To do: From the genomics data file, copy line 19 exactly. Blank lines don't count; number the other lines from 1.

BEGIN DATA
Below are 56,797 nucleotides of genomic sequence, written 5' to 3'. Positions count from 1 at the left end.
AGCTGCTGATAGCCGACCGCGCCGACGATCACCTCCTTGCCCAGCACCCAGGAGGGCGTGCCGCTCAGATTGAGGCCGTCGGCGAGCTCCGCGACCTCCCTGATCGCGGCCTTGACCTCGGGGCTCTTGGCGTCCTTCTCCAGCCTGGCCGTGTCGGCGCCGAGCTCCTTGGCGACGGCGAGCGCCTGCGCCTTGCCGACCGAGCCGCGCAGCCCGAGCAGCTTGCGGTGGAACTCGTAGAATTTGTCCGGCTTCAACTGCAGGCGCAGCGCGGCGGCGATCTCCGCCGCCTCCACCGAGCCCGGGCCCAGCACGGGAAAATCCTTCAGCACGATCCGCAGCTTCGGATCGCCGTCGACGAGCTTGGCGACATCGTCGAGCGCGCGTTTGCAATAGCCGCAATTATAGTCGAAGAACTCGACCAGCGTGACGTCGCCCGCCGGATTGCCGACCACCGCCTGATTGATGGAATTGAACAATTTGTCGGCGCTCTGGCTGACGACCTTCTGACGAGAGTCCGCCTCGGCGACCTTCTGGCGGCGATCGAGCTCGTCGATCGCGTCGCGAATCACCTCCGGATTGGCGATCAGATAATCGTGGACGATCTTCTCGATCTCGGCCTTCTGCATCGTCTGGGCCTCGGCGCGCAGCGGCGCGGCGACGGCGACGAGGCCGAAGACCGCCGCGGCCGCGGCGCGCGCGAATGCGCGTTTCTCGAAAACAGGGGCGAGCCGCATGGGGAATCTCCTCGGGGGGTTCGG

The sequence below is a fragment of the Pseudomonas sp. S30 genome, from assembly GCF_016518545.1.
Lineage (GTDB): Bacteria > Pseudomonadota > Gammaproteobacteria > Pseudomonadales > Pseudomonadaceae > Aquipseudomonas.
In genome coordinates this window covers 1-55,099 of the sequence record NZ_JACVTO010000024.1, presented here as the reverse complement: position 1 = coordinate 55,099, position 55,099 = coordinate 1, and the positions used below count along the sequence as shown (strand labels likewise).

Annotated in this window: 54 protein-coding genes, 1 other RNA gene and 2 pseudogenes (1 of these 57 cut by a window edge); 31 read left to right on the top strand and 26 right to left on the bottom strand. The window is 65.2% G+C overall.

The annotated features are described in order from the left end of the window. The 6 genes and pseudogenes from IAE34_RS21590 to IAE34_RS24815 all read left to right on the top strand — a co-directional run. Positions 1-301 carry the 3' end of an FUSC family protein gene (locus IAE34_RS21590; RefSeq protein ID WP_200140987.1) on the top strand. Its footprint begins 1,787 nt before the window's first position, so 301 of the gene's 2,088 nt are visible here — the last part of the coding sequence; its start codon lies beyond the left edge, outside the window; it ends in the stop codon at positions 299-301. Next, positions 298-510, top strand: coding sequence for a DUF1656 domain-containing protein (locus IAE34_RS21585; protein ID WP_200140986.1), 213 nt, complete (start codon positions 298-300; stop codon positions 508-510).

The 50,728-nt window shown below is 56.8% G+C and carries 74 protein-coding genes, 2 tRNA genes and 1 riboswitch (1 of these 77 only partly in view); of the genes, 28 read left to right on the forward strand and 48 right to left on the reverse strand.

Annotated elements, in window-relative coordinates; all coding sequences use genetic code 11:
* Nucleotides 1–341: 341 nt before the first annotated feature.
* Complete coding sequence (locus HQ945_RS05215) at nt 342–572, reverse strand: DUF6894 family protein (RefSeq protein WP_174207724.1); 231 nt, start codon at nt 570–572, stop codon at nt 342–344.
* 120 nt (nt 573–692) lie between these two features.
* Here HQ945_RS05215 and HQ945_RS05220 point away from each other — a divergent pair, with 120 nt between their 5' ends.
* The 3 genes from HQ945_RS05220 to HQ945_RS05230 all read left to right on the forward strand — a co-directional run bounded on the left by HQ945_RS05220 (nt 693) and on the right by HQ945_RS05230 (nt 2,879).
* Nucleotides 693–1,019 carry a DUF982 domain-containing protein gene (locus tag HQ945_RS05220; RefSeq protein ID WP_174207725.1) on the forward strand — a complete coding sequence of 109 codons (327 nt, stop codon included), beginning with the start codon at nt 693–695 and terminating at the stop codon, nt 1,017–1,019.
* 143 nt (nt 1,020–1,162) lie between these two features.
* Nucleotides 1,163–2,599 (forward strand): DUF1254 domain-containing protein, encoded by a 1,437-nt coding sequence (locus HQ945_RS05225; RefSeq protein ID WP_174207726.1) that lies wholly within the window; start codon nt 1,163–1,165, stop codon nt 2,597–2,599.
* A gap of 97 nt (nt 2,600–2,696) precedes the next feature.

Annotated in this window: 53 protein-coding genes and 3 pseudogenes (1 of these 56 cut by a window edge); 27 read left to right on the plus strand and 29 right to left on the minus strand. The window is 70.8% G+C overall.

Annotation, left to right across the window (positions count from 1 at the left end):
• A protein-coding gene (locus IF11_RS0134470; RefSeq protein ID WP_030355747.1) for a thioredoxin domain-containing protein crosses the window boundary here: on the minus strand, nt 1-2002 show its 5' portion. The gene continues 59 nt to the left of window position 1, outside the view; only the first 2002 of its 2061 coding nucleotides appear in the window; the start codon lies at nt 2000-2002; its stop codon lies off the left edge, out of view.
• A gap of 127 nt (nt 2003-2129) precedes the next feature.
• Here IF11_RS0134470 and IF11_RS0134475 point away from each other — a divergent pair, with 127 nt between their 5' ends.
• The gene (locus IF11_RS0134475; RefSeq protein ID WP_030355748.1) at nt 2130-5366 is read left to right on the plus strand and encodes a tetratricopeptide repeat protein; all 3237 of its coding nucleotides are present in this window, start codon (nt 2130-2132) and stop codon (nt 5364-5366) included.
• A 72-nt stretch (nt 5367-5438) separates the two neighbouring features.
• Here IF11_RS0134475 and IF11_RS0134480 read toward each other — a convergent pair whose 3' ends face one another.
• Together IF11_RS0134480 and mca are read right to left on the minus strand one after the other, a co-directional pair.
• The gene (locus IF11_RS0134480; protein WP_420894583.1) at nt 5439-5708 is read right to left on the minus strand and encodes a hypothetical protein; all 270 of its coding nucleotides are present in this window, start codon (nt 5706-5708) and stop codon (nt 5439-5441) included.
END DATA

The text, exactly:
Annotated in this window: 53 protein-coding genes and 3 pseudogenes (1 of these 56 cut by a window edge); 27 read left to right on the plus strand and 29 right to left on the minus strand. The window is 70.8% G+C overall.